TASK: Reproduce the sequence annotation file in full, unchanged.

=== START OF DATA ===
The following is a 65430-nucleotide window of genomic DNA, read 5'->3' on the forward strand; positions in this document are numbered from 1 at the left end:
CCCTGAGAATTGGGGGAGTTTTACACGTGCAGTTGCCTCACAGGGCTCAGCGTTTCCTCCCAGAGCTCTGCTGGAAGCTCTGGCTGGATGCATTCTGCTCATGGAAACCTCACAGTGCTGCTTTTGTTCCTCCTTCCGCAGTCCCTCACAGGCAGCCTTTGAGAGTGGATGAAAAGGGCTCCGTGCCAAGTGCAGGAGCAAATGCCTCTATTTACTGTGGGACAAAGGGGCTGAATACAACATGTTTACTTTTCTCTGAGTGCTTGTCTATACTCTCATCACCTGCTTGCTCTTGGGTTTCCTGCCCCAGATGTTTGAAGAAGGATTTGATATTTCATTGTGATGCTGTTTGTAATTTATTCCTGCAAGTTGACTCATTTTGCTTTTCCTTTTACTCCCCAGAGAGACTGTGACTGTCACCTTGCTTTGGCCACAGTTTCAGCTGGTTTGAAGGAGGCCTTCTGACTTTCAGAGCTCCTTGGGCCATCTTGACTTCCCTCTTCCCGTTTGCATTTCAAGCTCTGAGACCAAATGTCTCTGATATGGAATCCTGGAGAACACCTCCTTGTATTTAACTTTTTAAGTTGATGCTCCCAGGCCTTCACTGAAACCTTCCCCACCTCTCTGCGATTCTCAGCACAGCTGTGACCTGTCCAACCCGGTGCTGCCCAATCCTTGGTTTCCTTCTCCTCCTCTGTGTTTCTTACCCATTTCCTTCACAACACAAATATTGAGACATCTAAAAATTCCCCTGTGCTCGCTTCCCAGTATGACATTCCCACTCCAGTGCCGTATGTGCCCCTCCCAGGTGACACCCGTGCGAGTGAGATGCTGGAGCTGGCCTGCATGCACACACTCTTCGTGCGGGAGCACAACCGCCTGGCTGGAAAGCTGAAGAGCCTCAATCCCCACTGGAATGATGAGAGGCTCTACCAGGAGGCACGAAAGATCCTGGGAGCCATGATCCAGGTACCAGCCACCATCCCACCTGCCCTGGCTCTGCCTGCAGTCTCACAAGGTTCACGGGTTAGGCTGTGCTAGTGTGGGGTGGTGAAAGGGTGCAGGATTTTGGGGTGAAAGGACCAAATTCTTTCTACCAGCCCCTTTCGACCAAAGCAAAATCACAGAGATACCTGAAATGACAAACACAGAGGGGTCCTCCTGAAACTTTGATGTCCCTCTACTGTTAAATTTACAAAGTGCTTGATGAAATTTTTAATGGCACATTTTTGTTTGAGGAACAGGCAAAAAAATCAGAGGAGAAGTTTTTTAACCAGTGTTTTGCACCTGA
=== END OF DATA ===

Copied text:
The following is a 65430-nucleotide window of genomic DNA, read 5'->3' on the forward strand; positions in this document are numbered from 1 at the left end:
CCCTGAGAATTGGGGGAGTTTTACACGTGCAGTTGCCTCACAGGGCTCAGCGTTTCCTCCCAGAGCTCTGCTGGAAGCTCTGGCTGGATGCATTCTGCTCATGGAAACCTCACAGTGCTGCTTTTGTTCCTCCTTCCGCAGTCCCTCACAGGCAGCCTTTGAGAGTGGATGAAAAGGGCTCCGTGCCAAGTGCAGGAGCAAATGCCTCTATTTACTGTGGGACAAAGGGGCTGAATACAACATGTTTACTTTTCTCTGAGTGCTTGTCTATACTCTCATCACCTGCTTGCTCTTGGGTTTCCTGCCCCAGATGTTTGAAGAAGGATTTGATATTTCATTGTGATGCTGTTTGTAATTTATTCCTGCAAGTTGACTCATTTTGCTTTTCCTTTTACTCCCCAGAGAGACTGTGACTGTCACCTTGCTTTGGCCACAGTTTCAGCTGGTTTGAAGGAGGCCTTCTGACTTTCAGAGCTCCTTGGGCCATCTTGACTTCCCTCTTCCCGTTTGCATTTCAAGCTCTGAGACCAAATGTCTCTGATATGGAATCCTGGAGAACACCTCCTTGTATTTAACTTTTTAAGTTGATGCTCCCAGGCCTTCACTGAAACCTTCCCCACCTCTCTGCGATTCTCAGCACAGCTGTGACCTGTCCAACCCGGTGCTGCCCAATCCTTGGTTTCCTTCTCCTCCTCTGTGTTTCTTACCCATTTCCTTCACAACACAAATATTGAGACATCTAAAAATTCCCCTGTGCTCGCTTCCCAGTATGACATTCCCACTCCAGTGCCGTATGTGCCCCTCCCAGGTGACACCCGTGCGAGTGAGATGCTGGAGCTGGCCTGCATGCACACACTCTTCGTGCGGGAGCACAACCGCCTGGCTGGAAAGCTGAAGAGCCTCAATCCCCACTGGAATGATGAGAGGCTCTACCAGGAGGCACGAAAGATCCTGGGAGCCATGATCCAGGTACCAGCCACCATCCCACCTGCCCTGGCTCTGCCTGCAGTCTCACAAGGTTCACGGGTTAGGCTGTGCTAGTGTGGGGTGGTGAAAGGGTGCAGGATTTTGGGGTGAAAGGACCAAATTCTTTCTACCAGCCCCTTTCGACCAAAGCAAAATCACAGAGATACCTGAAATGACAAACACAGAGGGGTCCTCCTGAAACTTTGATGTCCCTCTACTGTTAAATTTACAAAGTGCTTGATGAAATTTTTAATGGCACATTTTTGTTTGAGGAACAGGCAAAAAAATCAGAGGAGAAGTTTTTTAACCAGTGTTTTGCACCTGA